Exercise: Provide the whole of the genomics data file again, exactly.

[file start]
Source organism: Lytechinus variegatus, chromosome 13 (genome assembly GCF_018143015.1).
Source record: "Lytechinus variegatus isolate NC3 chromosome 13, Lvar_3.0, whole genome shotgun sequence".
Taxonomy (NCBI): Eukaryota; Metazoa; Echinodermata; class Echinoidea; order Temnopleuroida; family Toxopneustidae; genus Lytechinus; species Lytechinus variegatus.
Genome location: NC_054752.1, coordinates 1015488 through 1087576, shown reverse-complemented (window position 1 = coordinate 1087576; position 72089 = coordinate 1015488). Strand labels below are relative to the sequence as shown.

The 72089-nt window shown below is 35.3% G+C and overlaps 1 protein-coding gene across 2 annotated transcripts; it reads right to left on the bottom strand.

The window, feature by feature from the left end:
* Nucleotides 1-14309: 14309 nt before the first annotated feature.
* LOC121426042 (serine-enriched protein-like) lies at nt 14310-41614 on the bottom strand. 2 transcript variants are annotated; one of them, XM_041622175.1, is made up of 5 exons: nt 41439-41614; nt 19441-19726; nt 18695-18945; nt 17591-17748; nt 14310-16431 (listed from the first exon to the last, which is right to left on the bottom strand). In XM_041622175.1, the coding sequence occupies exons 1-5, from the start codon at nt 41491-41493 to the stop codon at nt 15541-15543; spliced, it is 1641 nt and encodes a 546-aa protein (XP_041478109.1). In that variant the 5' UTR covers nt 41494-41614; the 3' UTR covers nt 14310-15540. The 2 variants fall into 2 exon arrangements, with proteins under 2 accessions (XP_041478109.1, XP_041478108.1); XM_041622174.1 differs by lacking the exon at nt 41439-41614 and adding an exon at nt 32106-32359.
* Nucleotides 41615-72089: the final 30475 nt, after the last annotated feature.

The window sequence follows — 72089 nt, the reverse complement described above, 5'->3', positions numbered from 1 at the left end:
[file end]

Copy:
Source organism: Lytechinus variegatus, chromosome 13 (genome assembly GCF_018143015.1).
Source record: "Lytechinus variegatus isolate NC3 chromosome 13, Lvar_3.0, whole genome shotgun sequence".
Taxonomy (NCBI): Eukaryota; Metazoa; Echinodermata; class Echinoidea; order Temnopleuroida; family Toxopneustidae; genus Lytechinus; species Lytechinus variegatus.
Genome location: NC_054752.1, coordinates 1015488 through 1087576, shown reverse-complemented (window position 1 = coordinate 1087576; position 72089 = coordinate 1015488). Strand labels below are relative to the sequence as shown.

The 72089-nt window shown below is 35.3% G+C and overlaps 1 protein-coding gene across 2 annotated transcripts; it reads right to left on the bottom strand.

The window, feature by feature from the left end:
* Nucleotides 1-14309: 14309 nt before the first annotated feature.
* LOC121426042 (serine-enriched protein-like) lies at nt 14310-41614 on the bottom strand. 2 transcript variants are annotated; one of them, XM_041622175.1, is made up of 5 exons: nt 41439-41614; nt 19441-19726; nt 18695-18945; nt 17591-17748; nt 14310-16431 (listed from the first exon to the last, which is right to left on the bottom strand). In XM_041622175.1, the coding sequence occupies exons 1-5, from the start codon at nt 41491-41493 to the stop codon at nt 15541-15543; spliced, it is 1641 nt and encodes a 546-aa protein (XP_041478109.1). In that variant the 5' UTR covers nt 41494-41614; the 3' UTR covers nt 14310-15540. The 2 variants fall into 2 exon arrangements, with proteins under 2 accessions (XP_041478109.1, XP_041478108.1); XM_041622174.1 differs by lacking the exon at nt 41439-41614 and adding an exon at nt 32106-32359.
* Nucleotides 41615-72089: the final 30475 nt, after the last annotated feature.

The window sequence follows — 72089 nt, the reverse complement described above, 5'->3', positions numbered from 1 at the left end: